Scottish Government Sees $72 Billion of Oil Revenue by 2018Tim Farrand and Peter Woodifield
Scotland is in line for an estimated 48 billion pounds ($72 billion) of tax revenue from the oil industry over the next six years, according to the government in Edinburgh as it campaigns for independence.
North Sea investment was worth 11.4 billion pounds in 2012, the most in 30 years, and is forecast to rise to 13 billion pounds this year, the government said in an e-mailed statement.
“It’s clear that Scottish oil and gas could generate more revenues than has previously been assumed,” Scottish First Minister Alex Salmond said in the statement.
Keeping about 90 percent of the U.K.’s oil and gas revenue, calculated geographically, is at the heart of the governing Scottish National Party’s flagship policy of independence from the rest of the U.K. A referendum is due to be held in the fall of 2014, with polls showing voters are about two-to-one in favor of keeping the status quo.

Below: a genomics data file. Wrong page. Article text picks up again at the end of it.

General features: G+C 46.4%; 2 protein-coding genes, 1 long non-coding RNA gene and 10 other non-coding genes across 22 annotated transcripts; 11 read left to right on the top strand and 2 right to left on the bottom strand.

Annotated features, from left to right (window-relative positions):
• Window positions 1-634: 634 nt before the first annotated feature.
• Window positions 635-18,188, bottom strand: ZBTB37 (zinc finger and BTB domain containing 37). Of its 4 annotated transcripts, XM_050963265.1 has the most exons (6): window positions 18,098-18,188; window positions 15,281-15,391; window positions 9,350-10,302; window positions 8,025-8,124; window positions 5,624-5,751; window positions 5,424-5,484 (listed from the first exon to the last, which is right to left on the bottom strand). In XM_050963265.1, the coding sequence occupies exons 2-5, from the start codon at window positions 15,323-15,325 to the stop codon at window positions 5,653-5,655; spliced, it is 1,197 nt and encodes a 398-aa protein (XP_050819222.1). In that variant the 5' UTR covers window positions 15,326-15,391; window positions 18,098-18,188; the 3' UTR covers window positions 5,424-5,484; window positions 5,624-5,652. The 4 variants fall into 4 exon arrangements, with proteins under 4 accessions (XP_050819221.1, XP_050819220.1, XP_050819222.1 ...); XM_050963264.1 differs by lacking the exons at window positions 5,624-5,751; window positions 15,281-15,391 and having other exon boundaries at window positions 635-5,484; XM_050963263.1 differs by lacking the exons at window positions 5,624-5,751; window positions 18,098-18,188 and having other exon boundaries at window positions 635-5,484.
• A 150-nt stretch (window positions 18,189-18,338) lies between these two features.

The revenue estimates are higher than those made by the U.K.’s Office for Budget Responsibility in December, when it reduced its forecast because of lower than expected oil and gas prices. By 2017, the office expects the price of a barrel of oil to fall to $92. It cut its revenue prediction for the years 2012-2013 to 2016-2017 by 23 percent to 29.5 billion pounds.
Over the same period, the Scottish government predicted revenue of 38.8 billion pounds based on what it called a “cautious estimate” of $113 per barrel and higher production. The Norwegian central bank valued future oil revenues at between $80 and $100 per barrel in its October forecast.
The Scottish government should not have been as optimistic in its projections, former U.K. Chancellor of the Exchequer Alistair Darling said in an e-mailed statement.
“What is most alarming about today’s announcement by the nationalists is that they have traded the long-term future of our country for some short-term political headlines,” said Darling, who heads the “Better Together” campaign to keep Scotland in the U.K. “The gamble is just too risky.”